There are so many great artists, composers and songwriters out there. I wanna make friends with all of them.

What can you tell us about the upcoming album without giving too much away, and what has it was like collaborating with Emily King and Bernhoft?

tingsek-photo-by-a-tingsek-1608-7_om1_portra16025 Ha, a collab with Emily actually didn’t happen for this album. It will in the future, though. The collab with Bernhoft (another favourite that I have the utmost pleasure of now knowing) was amazing. He tweeted something about me and I responded. 2 weeks later he lived on me and my girlfriends couch for two nights. We wrote, recorded and produced “My Turn to Fall” together in 1 1/2 days and had an amazing connection. I wanna work a lot more with him.

To sum up my new album is hard. It’s the outcome of 5 years of songwriting, studio sleepovers major life changes, death of family members and friends, birth of new family members, paranoia, love, frustration but above all It’s an album filled with all my love for music and weakness for nostalgia and great childhood memories.

The melodies, harmonies and chord changes all wear that same colour in my head as all those beautiful memories. Even if the lyrics are often dark on this album. That’s why I call the album “Amygdala,” which is the part of the brain that process nostalgia, memories and so on. Also a good name for the musical world I live in. It sounds like an actual place.

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 There’s quite a budding Scandinavian soul scene that’s somehow flying a under the radar. Has this hidden gem always been present, or have you noticed this scene growing over the years?

tingsek-photo-by-a-tingsek-1608-7_om1_portra16025 It’s definitely growing and has been for a while. When I started, it was a little frowned upon in Sweden. Shoe-gazing Indierock was the only way to make it to the cool crowds.. Now as many new amazing soul artists come out the whole perspective is starting to change. I’m proud to be a part of that scene and to be an inspiration to many of the amazing artists and songwriters around.

What’s one thing you would change about the music industry, and how would you go about doing so?

tingsek-photo-by-a-tingsek-1608-7_om1_portra16025 I would not put millions of dollars into half-talented, good-looking artists that are easily managed instead of putting time and funding into real, developed art. The people unfortunately don’t decide what to listen to anymore. Labels do. People (obviously not everyone) are lazy and will dig in to what’s out there. It’s a black hole it seems like.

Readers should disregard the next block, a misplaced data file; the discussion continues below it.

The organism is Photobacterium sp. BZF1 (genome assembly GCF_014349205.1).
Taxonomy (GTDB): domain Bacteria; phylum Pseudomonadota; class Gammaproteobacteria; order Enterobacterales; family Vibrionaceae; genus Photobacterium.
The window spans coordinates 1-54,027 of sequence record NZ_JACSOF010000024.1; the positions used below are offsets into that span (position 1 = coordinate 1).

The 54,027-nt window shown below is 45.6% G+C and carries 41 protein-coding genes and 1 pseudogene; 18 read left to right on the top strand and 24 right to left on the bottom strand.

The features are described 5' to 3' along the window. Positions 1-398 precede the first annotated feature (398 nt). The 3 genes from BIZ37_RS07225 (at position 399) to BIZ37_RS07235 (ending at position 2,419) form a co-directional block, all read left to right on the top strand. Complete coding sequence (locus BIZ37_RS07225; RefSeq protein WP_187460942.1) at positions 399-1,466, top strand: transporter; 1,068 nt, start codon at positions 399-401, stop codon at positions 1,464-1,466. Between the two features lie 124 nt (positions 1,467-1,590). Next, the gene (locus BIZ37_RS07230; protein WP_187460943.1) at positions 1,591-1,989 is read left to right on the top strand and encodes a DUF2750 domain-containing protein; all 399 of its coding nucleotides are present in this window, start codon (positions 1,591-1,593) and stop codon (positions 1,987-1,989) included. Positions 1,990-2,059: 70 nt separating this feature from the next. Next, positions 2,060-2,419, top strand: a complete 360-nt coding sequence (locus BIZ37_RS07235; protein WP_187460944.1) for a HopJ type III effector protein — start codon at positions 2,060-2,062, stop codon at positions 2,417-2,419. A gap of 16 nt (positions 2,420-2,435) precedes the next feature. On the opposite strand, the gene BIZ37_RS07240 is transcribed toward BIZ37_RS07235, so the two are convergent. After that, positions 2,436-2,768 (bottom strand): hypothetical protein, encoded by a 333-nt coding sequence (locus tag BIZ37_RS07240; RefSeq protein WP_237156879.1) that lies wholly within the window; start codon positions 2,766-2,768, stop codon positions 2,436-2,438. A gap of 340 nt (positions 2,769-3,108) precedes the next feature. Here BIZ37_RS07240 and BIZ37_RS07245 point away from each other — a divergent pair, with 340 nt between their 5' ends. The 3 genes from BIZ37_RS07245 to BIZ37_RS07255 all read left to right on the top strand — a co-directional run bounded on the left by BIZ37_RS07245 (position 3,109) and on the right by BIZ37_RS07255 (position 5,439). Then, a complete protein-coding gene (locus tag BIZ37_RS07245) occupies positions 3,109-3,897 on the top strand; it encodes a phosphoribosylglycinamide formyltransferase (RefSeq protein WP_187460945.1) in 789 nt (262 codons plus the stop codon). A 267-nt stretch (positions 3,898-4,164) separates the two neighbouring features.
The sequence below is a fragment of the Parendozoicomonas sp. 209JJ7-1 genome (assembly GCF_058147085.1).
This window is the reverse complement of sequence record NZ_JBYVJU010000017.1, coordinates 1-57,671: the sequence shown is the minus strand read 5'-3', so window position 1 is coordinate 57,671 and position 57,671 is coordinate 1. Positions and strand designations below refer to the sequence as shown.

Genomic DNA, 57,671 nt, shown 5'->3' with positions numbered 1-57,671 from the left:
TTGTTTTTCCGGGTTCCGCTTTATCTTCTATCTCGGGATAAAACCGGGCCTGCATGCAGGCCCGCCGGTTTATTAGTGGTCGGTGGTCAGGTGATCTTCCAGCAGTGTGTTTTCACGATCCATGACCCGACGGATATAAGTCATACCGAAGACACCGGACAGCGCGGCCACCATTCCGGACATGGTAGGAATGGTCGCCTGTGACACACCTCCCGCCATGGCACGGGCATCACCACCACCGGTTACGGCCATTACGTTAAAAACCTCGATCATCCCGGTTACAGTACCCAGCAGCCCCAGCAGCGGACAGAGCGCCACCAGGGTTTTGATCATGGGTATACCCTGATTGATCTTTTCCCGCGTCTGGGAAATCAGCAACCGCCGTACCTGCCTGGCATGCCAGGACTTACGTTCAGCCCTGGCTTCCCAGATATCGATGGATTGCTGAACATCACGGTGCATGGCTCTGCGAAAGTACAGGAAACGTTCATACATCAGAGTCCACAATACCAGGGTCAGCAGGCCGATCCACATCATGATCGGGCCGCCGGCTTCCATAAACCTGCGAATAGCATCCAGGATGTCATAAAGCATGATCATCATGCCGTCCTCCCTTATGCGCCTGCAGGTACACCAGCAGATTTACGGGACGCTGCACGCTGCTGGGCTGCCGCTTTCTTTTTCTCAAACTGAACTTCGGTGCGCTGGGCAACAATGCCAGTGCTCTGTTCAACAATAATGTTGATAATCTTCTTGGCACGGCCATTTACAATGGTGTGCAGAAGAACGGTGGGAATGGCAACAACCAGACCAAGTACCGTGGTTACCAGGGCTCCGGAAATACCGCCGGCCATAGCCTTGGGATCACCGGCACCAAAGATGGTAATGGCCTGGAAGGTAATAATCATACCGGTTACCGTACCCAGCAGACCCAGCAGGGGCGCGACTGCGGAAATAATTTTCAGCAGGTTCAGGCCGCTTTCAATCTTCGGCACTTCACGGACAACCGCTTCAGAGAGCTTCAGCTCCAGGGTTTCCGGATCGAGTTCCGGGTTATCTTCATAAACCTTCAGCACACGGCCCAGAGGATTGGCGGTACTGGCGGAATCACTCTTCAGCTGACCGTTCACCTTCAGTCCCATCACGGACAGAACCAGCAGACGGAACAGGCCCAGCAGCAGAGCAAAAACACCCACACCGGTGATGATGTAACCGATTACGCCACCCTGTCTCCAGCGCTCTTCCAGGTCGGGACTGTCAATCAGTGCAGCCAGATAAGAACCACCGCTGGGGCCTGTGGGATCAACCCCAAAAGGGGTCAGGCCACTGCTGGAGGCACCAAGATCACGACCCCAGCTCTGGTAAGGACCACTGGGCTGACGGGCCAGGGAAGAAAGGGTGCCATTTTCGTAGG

I will CONQUER THIS HOLE AND JOIN OTHER GREAT ARTISTS IN A RIOT AGAINST THE HIERARCHY OF FOOLS THAT TELLS US WHAT TO DO AND WHAT NOT TO DO…. haha, sorry…

We know you did a bit of modeling and bartending before your eponymous first album. What are some of your current hobbies outside of the music world and what other things would you like to accomplish?

tingsek-photo-by-a-tingsek-1608-7_om1_portra16025 I haven’t had the time to find or develop any other hobbies or intrests yet. Modelling and restaurant work was to pay bills only. I think I would love to have the patience to paint and draw. (I suck at it) but also to build stuff. To make a chair or a table, from nothing. That would be cool.

Sometimes I dream of working at a warehouse. There’s something about it that I really like. Every time I’ve been in one, I’ve had this feeling of calmness and peace.. I don’t know why.

On a different note, who is your favorite superhero?

tingsek-photo-by-a-tingsek-1608-7_om1_portra16025 Mom

And finally, what advice would you give to aspiring musicians?

tingsek-photo-by-a-tingsek-1608-7_om1_portra16025 Do your thing first and foremost. Have patience and big belief in yourself and last but not least, learn how to socially function in groups of many different people.. Be genuine and nice and pay attention and take interest in other people’s lives and interests. Be a nice person and show lots of love.


Brilliant stuff as always from Magnus, and we’re ever so grateful for his time. His latest album Amygdala, will be available for purchase on October 14. But until then you can hold yourself over with three singles from the album including one released today entitled “Miss Brand New.”

Make sure to follow Tingsek on Facebook, Twitter, Instagram and his website to stay in the know about all his latest material, tours and more.